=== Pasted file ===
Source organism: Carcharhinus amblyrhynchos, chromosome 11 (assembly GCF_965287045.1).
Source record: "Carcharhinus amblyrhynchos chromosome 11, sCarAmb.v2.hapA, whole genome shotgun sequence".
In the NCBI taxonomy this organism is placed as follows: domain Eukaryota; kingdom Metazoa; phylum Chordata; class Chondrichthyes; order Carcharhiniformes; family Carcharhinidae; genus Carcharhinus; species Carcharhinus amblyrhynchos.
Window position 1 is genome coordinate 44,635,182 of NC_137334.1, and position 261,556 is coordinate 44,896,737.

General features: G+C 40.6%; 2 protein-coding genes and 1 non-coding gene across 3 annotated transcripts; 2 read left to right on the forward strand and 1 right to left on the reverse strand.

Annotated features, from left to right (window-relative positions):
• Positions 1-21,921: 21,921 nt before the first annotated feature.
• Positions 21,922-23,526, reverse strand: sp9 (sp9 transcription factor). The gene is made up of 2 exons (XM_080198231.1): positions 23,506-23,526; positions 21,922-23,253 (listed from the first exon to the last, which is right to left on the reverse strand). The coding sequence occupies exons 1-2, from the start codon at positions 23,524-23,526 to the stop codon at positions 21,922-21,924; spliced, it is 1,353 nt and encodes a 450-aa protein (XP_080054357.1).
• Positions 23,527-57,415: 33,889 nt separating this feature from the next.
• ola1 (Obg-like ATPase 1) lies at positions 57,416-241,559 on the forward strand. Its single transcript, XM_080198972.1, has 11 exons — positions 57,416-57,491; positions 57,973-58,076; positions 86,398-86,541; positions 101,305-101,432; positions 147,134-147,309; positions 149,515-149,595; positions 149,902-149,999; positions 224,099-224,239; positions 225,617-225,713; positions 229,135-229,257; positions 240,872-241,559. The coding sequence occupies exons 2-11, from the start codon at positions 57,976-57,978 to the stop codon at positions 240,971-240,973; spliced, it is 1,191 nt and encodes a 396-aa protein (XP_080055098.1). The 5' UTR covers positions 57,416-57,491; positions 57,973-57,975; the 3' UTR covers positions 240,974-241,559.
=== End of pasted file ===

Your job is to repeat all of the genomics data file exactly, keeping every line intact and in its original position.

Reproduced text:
Source organism: Carcharhinus amblyrhynchos, chromosome 11 (assembly GCF_965287045.1).
Source record: "Carcharhinus amblyrhynchos chromosome 11, sCarAmb.v2.hapA, whole genome shotgun sequence".
In the NCBI taxonomy this organism is placed as follows: domain Eukaryota; kingdom Metazoa; phylum Chordata; class Chondrichthyes; order Carcharhiniformes; family Carcharhinidae; genus Carcharhinus; species Carcharhinus amblyrhynchos.
Window position 1 is genome coordinate 44,635,182 of NC_137334.1, and position 261,556 is coordinate 44,896,737.

General features: G+C 40.6%; 2 protein-coding genes and 1 non-coding gene across 3 annotated transcripts; 2 read left to right on the forward strand and 1 right to left on the reverse strand.

Annotated features, from left to right (window-relative positions):
• Positions 1-21,921: 21,921 nt before the first annotated feature.
• Positions 21,922-23,526, reverse strand: sp9 (sp9 transcription factor). The gene is made up of 2 exons (XM_080198231.1): positions 23,506-23,526; positions 21,922-23,253 (listed from the first exon to the last, which is right to left on the reverse strand). The coding sequence occupies exons 1-2, from the start codon at positions 23,524-23,526 to the stop codon at positions 21,922-21,924; spliced, it is 1,353 nt and encodes a 450-aa protein (XP_080054357.1).
• Positions 23,527-57,415: 33,889 nt separating this feature from the next.
• ola1 (Obg-like ATPase 1) lies at positions 57,416-241,559 on the forward strand. Its single transcript, XM_080198972.1, has 11 exons — positions 57,416-57,491; positions 57,973-58,076; positions 86,398-86,541; positions 101,305-101,432; positions 147,134-147,309; positions 149,515-149,595; positions 149,902-149,999; positions 224,099-224,239; positions 225,617-225,713; positions 229,135-229,257; positions 240,872-241,559. The coding sequence occupies exons 2-11, from the start codon at positions 57,976-57,978 to the stop codon at positions 240,971-240,973; spliced, it is 1,191 nt and encodes a 396-aa protein (XP_080055098.1). The 5' UTR covers positions 57,416-57,491; positions 57,973-57,975; the 3' UTR covers positions 240,974-241,559.